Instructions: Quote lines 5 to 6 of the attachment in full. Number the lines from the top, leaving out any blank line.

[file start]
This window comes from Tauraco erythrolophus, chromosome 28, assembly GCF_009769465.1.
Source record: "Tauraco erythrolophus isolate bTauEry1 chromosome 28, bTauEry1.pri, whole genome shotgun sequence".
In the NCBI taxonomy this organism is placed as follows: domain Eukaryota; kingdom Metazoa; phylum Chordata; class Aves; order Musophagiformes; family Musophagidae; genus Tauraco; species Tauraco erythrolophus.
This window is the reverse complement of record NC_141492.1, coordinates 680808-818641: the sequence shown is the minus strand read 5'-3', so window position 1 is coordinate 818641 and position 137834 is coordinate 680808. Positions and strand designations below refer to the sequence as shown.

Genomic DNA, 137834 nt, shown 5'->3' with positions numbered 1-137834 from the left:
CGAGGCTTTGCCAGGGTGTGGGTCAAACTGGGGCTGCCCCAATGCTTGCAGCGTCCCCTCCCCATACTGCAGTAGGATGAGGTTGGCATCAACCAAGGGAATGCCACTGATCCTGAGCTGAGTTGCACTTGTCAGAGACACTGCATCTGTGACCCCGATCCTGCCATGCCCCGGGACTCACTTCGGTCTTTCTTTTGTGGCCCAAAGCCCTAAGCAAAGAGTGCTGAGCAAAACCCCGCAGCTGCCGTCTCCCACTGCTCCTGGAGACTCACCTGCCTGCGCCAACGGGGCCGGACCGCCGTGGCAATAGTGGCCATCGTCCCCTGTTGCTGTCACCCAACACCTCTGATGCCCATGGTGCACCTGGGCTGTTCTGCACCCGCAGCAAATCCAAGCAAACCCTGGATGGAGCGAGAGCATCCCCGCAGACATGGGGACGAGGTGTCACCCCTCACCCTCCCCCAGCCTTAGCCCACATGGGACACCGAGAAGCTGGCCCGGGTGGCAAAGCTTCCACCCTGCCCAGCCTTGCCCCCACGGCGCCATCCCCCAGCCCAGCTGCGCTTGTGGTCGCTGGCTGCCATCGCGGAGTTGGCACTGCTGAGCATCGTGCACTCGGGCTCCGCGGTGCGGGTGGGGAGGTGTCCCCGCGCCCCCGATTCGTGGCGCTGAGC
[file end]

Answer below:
Genomic DNA, 137834 nt, shown 5'->3' with positions numbered 1-137834 from the left:
CGAGGCTTTGCCAGGGTGTGGGTCAAACTGGGGCTGCCCCAATGCTTGCAGCGTCCCCTCCCCATACTGCAGTAGGATGAGGTTGGCATCAACCAAGGGAATGCCACTGATCCTGAGCTGAGTTGCACTTGTCAGAGACACTGCATCTGTGACCCCGATCCTGCCATGCCCCGGGACTCACTTCGGTCTTTCTTTTGTGGCCCAAAGCCCTAAGCAAAGAGTGCTGAGCAAAACCCCGCAGCTGCCGTCTCCCACTGCTCCTGGAGACTCACCTGCCTGCGCCAACGGGGCCGGACCGCCGTGGCAATAGTGGCCATCGTCCCCTGTTGCTGTCACCCAACACCTCTGATGCCCATGGTGCACCTGGGCTGTTCTGCACCCGCAGCAAATCCAAGCAAACCCTGGATGGAGCGAGAGCATCCCCGCAGACATGGGGACGAGGTGTCACCCCTCACCCTCCCCCAGCCTTAGCCCACATGGGACACCGAGAAGCTGGCCCGGGTGGCAAAGCTTCCACCCTGCCCAGCCTTGCCCCCACGGCGCCATCCCCCAGCCCAGCTGCGCTTGTGGTCGCTGGCTGCCATCGCGGAGTTGGCACTGCTGAGCATCGTGCACTCGGGCTCCGCGGTGCGGGTGGGGAGGTGTCCCCGCGCCCCCGATTCGTGGCGCTGAGC